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Initial Apple, Google bids for Kodak patents much lower than expected

Opening bids from two investor groups, one led by Apple the other by Google, for Kodak's digital imaging patents came in well below the company's estimates of $2.6 billion, meaning the bankrupt photography pioneer may not have much capital to work with once creditors take their share.

According to people familiar with the auction, Kodak received bids from the two groups worth between $150 million to $250 million for the auction set to take place on Wednesday, reports The Wall Street Journal.

It was reported in July that Apple is teaming up with Microsoft and patent firm Intellectual Ventures to bid against a group comprised of industry heavyweights Google, Samsung, HTC, LG and patent holdings company RTX, for Kodak's digital imaging patents.

While the initial bids may be on the low side, subsequent sparring between the two groups is likely to raise the price substantially. In a previous bankruptcy auction over Nortel patents, Google started the proceedings with a $900 million bid but was ultimately beaten by a $4.5 billion offer from a consortium led by Apple and Microsoft.

According to one source, any bid over $600 million would be seen as "healthy" for Kodak's portfolio. Other people familiar with the process point out bidders don't expect the auction to raise more than that amount.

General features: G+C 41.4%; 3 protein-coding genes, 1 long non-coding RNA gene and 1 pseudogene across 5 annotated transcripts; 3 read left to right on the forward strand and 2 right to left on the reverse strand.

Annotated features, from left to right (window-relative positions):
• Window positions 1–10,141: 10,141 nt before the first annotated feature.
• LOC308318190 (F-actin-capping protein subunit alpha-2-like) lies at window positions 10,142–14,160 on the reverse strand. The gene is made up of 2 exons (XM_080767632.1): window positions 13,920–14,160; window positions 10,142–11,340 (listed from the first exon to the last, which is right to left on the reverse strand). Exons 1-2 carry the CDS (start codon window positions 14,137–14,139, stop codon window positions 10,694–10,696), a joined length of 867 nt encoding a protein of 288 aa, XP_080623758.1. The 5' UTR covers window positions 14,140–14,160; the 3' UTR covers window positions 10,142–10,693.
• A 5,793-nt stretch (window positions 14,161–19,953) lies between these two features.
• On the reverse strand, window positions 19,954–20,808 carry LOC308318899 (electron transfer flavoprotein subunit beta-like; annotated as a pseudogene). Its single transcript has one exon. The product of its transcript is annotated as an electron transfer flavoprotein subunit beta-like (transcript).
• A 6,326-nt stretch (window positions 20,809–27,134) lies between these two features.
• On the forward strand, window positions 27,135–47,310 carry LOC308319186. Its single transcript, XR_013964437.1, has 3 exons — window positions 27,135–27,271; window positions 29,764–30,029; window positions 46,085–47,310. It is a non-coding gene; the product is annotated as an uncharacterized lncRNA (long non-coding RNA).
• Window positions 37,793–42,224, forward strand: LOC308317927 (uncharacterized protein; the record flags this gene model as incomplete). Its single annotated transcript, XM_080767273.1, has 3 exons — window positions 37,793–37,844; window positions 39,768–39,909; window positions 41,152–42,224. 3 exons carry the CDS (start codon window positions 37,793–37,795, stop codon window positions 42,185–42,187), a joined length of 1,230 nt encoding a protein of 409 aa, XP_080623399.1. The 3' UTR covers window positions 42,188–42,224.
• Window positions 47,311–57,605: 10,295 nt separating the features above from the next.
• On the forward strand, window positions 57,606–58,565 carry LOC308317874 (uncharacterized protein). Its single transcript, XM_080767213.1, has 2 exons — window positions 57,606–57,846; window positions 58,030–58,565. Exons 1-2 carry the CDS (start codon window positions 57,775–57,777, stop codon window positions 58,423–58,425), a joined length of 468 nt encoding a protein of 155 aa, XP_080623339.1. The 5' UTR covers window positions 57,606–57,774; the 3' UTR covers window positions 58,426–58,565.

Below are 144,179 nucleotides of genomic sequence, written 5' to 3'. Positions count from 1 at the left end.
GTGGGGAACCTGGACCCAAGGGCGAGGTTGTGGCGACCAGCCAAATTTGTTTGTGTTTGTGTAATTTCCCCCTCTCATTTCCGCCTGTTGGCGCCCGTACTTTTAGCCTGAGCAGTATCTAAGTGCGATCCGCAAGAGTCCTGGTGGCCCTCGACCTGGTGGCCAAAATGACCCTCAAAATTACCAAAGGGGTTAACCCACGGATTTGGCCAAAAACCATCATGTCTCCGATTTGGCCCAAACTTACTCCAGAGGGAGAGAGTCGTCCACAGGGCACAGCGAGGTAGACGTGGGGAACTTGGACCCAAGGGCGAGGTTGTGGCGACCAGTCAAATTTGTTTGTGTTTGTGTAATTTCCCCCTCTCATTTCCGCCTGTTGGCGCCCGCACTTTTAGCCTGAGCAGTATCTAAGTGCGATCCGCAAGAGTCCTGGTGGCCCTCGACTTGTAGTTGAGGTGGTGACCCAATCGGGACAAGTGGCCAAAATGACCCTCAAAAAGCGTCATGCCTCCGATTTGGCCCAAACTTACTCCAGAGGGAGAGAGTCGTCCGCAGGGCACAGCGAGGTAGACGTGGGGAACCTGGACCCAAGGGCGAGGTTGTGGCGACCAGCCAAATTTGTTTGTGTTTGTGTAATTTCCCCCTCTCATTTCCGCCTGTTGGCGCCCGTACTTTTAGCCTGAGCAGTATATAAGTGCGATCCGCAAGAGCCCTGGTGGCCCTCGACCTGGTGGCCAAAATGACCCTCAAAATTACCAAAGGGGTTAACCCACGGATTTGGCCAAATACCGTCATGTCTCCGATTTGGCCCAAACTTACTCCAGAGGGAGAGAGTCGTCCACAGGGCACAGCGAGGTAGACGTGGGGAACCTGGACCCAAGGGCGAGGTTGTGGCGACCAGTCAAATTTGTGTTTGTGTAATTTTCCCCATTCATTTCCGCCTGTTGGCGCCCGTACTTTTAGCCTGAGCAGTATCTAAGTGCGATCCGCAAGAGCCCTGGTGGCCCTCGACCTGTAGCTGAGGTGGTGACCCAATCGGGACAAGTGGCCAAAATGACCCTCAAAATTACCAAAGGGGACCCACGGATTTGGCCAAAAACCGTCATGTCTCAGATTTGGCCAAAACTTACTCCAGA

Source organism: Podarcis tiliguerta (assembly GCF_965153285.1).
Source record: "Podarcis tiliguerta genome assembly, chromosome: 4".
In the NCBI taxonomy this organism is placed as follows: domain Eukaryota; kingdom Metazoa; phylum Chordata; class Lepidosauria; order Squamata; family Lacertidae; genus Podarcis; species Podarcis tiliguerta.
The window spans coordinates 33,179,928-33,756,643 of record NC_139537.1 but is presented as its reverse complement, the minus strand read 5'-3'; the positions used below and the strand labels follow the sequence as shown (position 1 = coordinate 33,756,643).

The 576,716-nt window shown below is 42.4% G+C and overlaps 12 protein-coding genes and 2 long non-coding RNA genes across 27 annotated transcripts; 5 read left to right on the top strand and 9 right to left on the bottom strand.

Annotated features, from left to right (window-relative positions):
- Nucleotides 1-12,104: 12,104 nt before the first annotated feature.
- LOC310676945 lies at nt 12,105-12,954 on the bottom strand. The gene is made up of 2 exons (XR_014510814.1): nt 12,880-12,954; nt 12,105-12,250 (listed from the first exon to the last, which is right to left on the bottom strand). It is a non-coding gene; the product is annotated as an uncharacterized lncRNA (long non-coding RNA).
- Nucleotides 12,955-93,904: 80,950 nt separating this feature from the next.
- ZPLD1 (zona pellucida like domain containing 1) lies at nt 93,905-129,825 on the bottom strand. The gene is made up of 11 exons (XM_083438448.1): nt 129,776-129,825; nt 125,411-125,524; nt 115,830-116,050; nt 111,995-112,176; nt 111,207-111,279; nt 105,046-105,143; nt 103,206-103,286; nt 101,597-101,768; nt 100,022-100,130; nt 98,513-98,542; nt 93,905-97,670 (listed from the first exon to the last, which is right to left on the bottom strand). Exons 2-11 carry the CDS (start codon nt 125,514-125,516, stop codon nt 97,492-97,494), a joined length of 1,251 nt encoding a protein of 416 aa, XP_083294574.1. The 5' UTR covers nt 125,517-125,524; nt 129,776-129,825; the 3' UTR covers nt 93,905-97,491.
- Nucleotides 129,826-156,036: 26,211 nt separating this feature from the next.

Kodak has fought to keep the bankruptcy auction out of the public eye, with a judge ordering the bidders, bids and final price all be kept secret until a winner is decided on Aug. 13.

"The auction process, including information about bids and the identity of bidders, is confidential pursuant to an order of the Bankruptcy Court," said a Kodak spokesperson. "Disclosure of submitted bids or the identity of bidders would violate the court's order, and Kodak believes that speculation about the details and potential outcome of the auction is inappropriate."

Kodak


Kodak's 1,100 patents up for auction are being split into two separate lots: one relating to the capture and processing of digital images; and one relating to storage and analysis of digital images.

The photography giant is looking to use the money gained from the patent auction to pay off $950 million in loans and complete a corporate restructuring that would see the company emerge from bankruptcy as a printer maker.

Confusing the sell-off, however, are allegations from Kodak saying Apple is trying to interfere with the auction by claiming rights to ten of the patents up for sale. The Cupertino company asserts the two companies co-developed the technologies in question during work on the QuickTake digital camera. Kodak filed suit to keep the patent auction moving and recently won a ruling that denied Apple's request to transfer the case out of bankruptcy court. Most recently, Apple was denied ownership of two of the ten patent claims.